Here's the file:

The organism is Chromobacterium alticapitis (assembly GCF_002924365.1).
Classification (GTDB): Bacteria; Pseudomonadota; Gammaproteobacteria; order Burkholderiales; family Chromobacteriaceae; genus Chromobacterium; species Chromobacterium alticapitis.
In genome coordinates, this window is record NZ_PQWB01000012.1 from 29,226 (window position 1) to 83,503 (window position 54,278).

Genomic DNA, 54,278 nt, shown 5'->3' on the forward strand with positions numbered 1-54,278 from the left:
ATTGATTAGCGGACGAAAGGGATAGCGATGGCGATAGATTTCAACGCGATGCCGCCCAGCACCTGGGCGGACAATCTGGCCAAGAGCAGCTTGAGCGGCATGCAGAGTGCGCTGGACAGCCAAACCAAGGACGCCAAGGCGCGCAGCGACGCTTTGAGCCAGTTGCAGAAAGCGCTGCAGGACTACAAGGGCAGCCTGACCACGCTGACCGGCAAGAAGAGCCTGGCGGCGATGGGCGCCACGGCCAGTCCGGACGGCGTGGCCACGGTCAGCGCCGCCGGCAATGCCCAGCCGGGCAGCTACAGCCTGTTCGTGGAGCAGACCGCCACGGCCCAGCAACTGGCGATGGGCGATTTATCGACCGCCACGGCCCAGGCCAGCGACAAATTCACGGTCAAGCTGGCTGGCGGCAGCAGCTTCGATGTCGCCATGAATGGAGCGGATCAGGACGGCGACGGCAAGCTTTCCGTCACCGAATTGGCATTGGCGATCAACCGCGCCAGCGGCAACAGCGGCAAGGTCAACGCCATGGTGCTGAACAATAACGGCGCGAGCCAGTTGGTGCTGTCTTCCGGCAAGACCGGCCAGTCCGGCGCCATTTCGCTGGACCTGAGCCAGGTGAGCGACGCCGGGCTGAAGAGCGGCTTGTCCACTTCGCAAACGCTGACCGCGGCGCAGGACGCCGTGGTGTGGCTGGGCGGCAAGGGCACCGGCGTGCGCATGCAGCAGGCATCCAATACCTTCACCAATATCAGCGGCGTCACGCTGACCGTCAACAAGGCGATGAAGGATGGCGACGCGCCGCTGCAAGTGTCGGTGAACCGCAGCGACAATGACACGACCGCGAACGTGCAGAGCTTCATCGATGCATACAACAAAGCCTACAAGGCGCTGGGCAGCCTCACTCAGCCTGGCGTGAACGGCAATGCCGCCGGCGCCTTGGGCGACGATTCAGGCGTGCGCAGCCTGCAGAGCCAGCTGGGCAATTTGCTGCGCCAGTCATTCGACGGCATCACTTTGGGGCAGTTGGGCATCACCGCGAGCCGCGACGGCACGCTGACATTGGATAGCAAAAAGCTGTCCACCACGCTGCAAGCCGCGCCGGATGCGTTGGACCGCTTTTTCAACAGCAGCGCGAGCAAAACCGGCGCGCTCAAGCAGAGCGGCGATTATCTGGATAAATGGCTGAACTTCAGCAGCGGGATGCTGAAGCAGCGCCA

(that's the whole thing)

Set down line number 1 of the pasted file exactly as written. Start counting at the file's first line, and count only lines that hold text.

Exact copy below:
The organism is Chromobacterium alticapitis (assembly GCF_002924365.1).